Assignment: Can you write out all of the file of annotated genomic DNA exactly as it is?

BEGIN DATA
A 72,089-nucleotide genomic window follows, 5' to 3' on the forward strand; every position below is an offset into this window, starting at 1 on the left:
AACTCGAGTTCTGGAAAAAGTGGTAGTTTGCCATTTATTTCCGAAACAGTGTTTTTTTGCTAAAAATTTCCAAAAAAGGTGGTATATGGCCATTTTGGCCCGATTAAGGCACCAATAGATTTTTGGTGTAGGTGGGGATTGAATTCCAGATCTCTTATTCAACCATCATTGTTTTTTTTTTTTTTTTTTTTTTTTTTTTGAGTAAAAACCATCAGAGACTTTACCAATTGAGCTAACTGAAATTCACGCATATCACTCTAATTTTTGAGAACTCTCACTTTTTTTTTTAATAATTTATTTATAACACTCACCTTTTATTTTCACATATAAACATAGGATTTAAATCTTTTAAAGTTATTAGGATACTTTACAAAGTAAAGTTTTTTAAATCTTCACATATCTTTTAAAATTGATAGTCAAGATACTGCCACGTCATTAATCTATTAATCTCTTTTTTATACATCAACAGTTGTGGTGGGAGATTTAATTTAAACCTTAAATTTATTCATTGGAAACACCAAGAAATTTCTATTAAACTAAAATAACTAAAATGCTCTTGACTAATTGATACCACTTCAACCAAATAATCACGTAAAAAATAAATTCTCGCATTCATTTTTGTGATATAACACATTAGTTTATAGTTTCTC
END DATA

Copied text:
A 72,089-nucleotide genomic window follows, 5' to 3' on the forward strand; every position below is an offset into this window, starting at 1 on the left:
AACTCGAGTTCTGGAAAAAGTGGTAGTTTGCCATTTATTTCCGAAACAGTGTTTTTTTGCTAAAAATTTCCAAAAAAGGTGGTATATGGCCATTTTGGCCCGATTAAGGCACCAATAGATTTTTGGTGTAGGTGGGGATTGAATTCCAGATCTCTTATTCAACCATCATTGTTTTTTTTTTTTTTTTTTTTTTTTTTTTGAGTAAAAACCATCAGAGACTTTACCAATTGAGCTAACTGAAATTCACGCATATCACTCTAATTTTTGAGAACTCTCACTTTTTTTTTTAATAATTTATTTATAACACTCACCTTTTATTTTCACATATAAACATAGGATTTAAATCTTTTAAAGTTATTAGGATACTTTACAAAGTAAAGTTTTTTAAATCTTCACATATCTTTTAAAATTGATAGTCAAGATACTGCCACGTCATTAATCTATTAATCTCTTTTTTATACATCAACAGTTGTGGTGGGAGATTTAATTTAAACCTTAAATTTATTCATTGGAAACACCAAGAAATTTCTATTAAACTAAAATAACTAAAATGCTCTTGACTAATTGATACCACTTCAACCAAATAATCACGTAAAAAATAAATTCTCGCATTCATTTTTGTGATATAACACATTAGTTTATAGTTTCTC